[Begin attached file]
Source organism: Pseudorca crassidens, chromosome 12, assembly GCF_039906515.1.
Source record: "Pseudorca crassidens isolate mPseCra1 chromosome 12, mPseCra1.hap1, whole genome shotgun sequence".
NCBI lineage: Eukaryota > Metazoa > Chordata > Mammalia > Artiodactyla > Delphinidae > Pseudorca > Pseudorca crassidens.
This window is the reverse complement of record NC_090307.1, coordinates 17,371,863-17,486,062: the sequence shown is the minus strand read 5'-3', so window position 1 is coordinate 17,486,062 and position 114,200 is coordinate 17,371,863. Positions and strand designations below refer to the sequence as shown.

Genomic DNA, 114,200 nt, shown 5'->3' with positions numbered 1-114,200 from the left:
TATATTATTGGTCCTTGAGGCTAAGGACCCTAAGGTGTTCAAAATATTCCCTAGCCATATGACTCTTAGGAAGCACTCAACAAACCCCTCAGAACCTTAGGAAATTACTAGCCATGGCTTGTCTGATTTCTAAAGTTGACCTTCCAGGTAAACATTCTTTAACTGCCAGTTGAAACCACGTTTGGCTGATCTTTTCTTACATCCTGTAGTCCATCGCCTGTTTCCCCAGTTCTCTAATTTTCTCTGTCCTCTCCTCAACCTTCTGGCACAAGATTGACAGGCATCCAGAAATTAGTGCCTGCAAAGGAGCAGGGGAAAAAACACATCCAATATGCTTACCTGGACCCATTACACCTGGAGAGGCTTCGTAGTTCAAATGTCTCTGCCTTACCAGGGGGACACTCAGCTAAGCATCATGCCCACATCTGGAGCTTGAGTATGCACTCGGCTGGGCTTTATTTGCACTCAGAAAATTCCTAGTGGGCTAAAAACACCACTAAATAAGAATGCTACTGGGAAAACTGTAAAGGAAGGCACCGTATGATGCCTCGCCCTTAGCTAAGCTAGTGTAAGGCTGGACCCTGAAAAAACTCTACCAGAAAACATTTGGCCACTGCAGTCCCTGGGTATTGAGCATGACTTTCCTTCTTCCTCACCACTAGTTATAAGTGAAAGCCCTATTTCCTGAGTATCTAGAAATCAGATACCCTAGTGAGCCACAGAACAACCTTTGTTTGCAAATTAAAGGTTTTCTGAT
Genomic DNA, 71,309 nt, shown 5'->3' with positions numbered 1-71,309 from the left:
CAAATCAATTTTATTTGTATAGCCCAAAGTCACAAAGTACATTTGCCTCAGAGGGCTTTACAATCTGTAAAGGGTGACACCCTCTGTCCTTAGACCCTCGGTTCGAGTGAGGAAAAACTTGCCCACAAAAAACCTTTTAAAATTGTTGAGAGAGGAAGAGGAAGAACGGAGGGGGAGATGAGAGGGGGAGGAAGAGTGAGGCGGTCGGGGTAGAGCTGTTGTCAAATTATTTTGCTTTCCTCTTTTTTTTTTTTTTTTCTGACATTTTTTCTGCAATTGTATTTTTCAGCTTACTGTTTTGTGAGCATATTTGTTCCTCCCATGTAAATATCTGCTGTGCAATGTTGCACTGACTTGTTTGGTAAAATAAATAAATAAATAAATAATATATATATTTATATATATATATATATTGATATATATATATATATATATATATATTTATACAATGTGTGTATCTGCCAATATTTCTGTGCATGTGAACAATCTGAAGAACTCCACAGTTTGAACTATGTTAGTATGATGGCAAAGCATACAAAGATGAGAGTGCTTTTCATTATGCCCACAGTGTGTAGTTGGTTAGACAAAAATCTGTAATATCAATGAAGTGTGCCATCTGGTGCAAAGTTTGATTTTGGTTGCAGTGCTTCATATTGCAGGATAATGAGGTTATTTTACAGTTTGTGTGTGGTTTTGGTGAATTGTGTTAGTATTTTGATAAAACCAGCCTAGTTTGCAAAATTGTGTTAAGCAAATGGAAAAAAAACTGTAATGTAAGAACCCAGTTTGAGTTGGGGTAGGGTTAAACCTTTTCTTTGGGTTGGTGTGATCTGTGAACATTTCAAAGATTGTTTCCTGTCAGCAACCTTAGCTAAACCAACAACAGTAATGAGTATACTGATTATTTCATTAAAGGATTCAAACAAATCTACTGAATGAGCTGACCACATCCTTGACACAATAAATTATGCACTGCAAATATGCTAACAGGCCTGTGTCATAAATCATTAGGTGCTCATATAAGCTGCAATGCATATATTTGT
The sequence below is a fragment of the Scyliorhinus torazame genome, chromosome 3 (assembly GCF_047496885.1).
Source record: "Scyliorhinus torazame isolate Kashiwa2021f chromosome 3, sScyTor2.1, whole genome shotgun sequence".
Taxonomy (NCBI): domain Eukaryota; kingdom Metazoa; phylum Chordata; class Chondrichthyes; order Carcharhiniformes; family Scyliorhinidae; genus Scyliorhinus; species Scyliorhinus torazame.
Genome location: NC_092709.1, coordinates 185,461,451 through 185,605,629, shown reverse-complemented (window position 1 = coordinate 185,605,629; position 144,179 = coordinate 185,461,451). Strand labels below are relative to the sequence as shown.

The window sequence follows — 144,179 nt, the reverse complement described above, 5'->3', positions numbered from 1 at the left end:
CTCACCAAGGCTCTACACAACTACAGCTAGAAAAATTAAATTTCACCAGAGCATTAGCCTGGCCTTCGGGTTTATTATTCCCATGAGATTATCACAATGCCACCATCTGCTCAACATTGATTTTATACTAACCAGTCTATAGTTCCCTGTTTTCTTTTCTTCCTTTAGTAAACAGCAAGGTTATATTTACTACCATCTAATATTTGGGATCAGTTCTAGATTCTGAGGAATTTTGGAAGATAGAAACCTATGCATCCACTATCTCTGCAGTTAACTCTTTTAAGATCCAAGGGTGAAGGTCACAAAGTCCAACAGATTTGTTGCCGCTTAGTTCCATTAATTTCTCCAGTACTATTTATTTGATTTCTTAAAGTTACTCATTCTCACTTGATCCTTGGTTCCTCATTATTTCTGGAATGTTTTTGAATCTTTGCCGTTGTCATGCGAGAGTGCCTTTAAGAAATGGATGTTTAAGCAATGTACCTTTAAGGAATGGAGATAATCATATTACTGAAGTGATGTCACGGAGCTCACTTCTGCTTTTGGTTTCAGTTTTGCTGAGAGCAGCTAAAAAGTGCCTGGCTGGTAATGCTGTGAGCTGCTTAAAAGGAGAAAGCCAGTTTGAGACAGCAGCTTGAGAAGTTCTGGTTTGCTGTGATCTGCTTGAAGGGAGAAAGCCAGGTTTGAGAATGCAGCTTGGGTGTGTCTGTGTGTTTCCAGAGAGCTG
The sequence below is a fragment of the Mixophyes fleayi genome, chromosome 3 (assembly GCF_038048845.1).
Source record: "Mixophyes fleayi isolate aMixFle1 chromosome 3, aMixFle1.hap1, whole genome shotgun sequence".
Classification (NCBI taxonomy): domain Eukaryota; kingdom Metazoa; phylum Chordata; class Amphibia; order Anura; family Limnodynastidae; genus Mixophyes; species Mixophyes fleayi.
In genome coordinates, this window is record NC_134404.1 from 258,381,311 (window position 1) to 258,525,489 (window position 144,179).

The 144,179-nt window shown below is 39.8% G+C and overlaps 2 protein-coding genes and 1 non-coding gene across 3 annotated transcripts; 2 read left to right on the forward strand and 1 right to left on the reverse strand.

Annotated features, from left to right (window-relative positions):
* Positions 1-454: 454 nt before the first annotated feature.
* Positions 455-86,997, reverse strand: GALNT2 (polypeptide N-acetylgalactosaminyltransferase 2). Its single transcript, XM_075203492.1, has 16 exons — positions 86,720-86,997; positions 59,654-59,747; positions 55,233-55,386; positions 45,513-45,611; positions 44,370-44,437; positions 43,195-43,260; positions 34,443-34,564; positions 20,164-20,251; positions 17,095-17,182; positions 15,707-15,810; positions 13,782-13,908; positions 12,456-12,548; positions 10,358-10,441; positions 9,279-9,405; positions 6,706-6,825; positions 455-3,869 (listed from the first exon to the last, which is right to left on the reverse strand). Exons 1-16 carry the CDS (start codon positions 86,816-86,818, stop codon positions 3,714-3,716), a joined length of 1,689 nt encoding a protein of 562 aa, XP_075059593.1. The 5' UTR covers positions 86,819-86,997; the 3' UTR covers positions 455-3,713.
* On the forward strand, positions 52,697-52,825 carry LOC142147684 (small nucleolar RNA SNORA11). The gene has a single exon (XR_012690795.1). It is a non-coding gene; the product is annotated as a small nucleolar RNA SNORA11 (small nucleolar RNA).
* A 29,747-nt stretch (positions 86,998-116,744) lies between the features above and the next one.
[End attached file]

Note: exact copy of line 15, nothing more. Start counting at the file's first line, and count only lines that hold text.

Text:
The sequence below is a fragment of the Mixophyes fleayi genome, chromosome 3 (assembly GCF_038048845.1).